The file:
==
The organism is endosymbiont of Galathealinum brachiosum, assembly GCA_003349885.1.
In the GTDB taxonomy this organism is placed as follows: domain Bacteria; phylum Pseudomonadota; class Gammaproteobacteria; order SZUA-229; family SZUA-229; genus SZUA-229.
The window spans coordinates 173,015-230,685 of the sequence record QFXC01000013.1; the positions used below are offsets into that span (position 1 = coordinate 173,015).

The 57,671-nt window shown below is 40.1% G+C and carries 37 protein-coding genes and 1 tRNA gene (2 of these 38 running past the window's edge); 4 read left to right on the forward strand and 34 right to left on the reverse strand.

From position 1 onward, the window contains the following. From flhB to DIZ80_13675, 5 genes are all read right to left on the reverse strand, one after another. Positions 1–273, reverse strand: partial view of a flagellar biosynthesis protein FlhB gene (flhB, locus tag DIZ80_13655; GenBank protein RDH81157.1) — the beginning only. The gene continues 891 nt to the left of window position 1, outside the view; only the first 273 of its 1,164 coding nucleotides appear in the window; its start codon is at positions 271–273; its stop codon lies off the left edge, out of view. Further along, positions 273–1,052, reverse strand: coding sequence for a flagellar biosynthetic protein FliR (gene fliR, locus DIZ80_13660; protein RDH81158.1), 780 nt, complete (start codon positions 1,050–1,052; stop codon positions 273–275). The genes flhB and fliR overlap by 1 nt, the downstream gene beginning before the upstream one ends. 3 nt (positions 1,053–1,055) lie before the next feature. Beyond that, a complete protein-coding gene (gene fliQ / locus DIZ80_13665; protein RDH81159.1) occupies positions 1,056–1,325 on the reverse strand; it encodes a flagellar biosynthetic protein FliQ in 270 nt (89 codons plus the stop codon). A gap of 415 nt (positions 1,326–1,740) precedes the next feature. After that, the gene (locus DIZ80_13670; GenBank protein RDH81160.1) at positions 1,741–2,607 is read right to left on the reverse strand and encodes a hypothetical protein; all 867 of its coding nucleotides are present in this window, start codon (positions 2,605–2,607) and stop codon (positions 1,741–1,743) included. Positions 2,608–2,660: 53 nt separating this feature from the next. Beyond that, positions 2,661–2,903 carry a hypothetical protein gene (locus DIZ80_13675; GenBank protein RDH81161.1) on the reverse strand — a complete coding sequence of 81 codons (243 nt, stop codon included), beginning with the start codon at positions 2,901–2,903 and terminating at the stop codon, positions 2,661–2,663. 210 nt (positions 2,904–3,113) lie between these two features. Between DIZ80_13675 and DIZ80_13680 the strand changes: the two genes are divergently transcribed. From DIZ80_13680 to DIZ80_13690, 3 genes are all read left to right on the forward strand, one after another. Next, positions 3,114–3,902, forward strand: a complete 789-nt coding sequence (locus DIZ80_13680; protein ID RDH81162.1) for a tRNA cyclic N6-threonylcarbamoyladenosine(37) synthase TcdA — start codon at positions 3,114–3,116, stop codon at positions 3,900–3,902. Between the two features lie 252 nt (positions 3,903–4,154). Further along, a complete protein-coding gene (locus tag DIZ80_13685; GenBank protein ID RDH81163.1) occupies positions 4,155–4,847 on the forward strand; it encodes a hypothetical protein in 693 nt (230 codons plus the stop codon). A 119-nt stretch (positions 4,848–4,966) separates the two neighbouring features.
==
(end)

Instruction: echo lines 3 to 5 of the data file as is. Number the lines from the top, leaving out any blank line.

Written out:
The window spans coordinates 173,015-230,685 of the sequence record QFXC01000013.1; the positions used below are offsets into that span (position 1 = coordinate 173,015).

The 57,671-nt window shown below is 40.1% G+C and carries 37 protein-coding genes and 1 tRNA gene (2 of these 38 running past the window's edge); 4 read left to right on the forward strand and 34 right to left on the reverse strand.

From position 1 onward, the window contains the following. From flhB to DIZ80_13675, 5 genes are all read right to left on the reverse strand, one after another. Positions 1–273, reverse strand: partial view of a flagellar biosynthesis protein FlhB gene (flhB, locus tag DIZ80_13655; GenBank protein RDH81157.1) — the beginning only. The gene continues 891 nt to the left of window position 1, outside the view; only the first 273 of its 1,164 coding nucleotides appear in the window; its start codon is at positions 271–273; its stop codon lies off the left edge, out of view. Further along, positions 273–1,052, reverse strand: coding sequence for a flagellar biosynthetic protein FliR (gene fliR, locus DIZ80_13660; protein RDH81158.1), 780 nt, complete (start codon positions 1,050–1,052; stop codon positions 273–275). The genes flhB and fliR overlap by 1 nt, the downstream gene beginning before the upstream one ends. 3 nt (positions 1,053–1,055) lie before the next feature. Beyond that, a complete protein-coding gene (gene fliQ / locus DIZ80_13665; protein RDH81159.1) occupies positions 1,056–1,325 on the reverse strand; it encodes a flagellar biosynthetic protein FliQ in 270 nt (89 codons plus the stop codon). A gap of 415 nt (positions 1,326–1,740) precedes the next feature. After that, the gene (locus DIZ80_13670; GenBank protein RDH81160.1) at positions 1,741–2,607 is read right to left on the reverse strand and encodes a hypothetical protein; all 867 of its coding nucleotides are present in this window, start codon (positions 2,605–2,607) and stop codon (positions 1,741–1,743) included. Positions 2,608–2,660: 53 nt separating this feature from the next. Beyond that, positions 2,661–2,903 carry a hypothetical protein gene (locus DIZ80_13675; GenBank protein RDH81161.1) on the reverse strand — a complete coding sequence of 81 codons (243 nt, stop codon included), beginning with the start codon at positions 2,901–2,903 and terminating at the stop codon, positions 2,661–2,663. 210 nt (positions 2,904–3,113) lie between these two features. Between DIZ80_13675 and DIZ80_13680 the strand changes: the two genes are divergently transcribed. From DIZ80_13680 to DIZ80_13690, 3 genes are all read left to right on the forward strand, one after another. Next, positions 3,114–3,902, forward strand: a complete 789-nt coding sequence (locus DIZ80_13680; protein ID RDH81162.1) for a tRNA cyclic N6-threonylcarbamoyladenosine(37) synthase TcdA — start codon at positions 3,114–3,116, stop codon at positions 3,900–3,902. Between the two features lie 252 nt (positions 3,903–4,154). Further along, a complete protein-coding gene (locus tag DIZ80_13685; GenBank protein ID RDH81163.1) occupies positions 4,155–4,847 on the forward strand; it encodes a hypothetical protein in 693 nt (230 codons plus the stop codon). A 119-nt stretch (positions 4,848–4,966) separates the two neighbouring features.